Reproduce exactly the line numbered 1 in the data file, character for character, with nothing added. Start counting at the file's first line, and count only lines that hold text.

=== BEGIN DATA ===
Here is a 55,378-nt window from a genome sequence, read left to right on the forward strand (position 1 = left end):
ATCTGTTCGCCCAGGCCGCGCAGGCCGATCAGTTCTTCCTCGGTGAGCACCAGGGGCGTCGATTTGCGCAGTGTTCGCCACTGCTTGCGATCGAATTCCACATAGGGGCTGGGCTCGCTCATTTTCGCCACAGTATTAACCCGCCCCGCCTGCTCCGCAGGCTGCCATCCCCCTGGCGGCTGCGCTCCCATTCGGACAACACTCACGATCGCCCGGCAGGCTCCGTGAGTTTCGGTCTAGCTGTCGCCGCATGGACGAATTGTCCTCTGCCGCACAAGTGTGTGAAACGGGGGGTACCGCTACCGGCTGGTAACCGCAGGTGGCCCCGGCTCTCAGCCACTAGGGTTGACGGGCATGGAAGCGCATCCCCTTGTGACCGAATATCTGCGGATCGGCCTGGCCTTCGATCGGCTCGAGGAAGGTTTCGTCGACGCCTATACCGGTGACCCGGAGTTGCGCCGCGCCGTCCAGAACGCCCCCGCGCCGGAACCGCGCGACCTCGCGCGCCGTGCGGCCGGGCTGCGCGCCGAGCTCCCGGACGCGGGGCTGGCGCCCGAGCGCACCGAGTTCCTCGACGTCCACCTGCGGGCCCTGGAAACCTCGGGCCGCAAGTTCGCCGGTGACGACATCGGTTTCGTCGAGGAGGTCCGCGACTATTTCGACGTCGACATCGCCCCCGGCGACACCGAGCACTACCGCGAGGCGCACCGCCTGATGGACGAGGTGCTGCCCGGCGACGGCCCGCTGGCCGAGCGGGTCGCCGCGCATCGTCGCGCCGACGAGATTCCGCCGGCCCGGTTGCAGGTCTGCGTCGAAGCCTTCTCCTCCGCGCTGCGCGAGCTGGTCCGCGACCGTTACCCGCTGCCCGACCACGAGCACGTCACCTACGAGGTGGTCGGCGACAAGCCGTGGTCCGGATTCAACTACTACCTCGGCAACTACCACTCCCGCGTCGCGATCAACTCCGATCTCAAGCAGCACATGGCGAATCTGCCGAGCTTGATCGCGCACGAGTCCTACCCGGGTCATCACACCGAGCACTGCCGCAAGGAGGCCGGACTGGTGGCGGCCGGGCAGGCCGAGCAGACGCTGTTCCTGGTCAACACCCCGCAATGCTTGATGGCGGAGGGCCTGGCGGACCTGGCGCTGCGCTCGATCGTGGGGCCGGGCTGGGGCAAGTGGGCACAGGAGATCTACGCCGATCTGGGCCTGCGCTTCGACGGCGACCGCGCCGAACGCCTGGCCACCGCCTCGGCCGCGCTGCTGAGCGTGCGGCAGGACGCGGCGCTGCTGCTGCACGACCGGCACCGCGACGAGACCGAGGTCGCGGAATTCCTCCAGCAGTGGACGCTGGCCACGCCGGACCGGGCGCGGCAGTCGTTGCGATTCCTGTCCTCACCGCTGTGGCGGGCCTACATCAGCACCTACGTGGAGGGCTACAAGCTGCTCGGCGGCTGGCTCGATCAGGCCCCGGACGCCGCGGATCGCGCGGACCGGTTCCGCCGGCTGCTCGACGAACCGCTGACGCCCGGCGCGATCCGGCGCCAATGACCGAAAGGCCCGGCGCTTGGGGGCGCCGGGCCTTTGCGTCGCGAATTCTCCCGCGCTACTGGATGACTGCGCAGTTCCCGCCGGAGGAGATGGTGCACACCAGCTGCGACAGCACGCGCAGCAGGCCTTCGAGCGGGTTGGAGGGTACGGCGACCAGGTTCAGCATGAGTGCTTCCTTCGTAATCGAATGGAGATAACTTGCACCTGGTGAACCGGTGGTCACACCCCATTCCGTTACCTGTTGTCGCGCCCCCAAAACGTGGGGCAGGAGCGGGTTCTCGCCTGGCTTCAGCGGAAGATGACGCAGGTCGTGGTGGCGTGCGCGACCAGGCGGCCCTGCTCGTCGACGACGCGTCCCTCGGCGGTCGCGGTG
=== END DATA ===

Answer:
Here is a 55,378-nt window from a genome sequence, read left to right on the forward strand (position 1 = left end):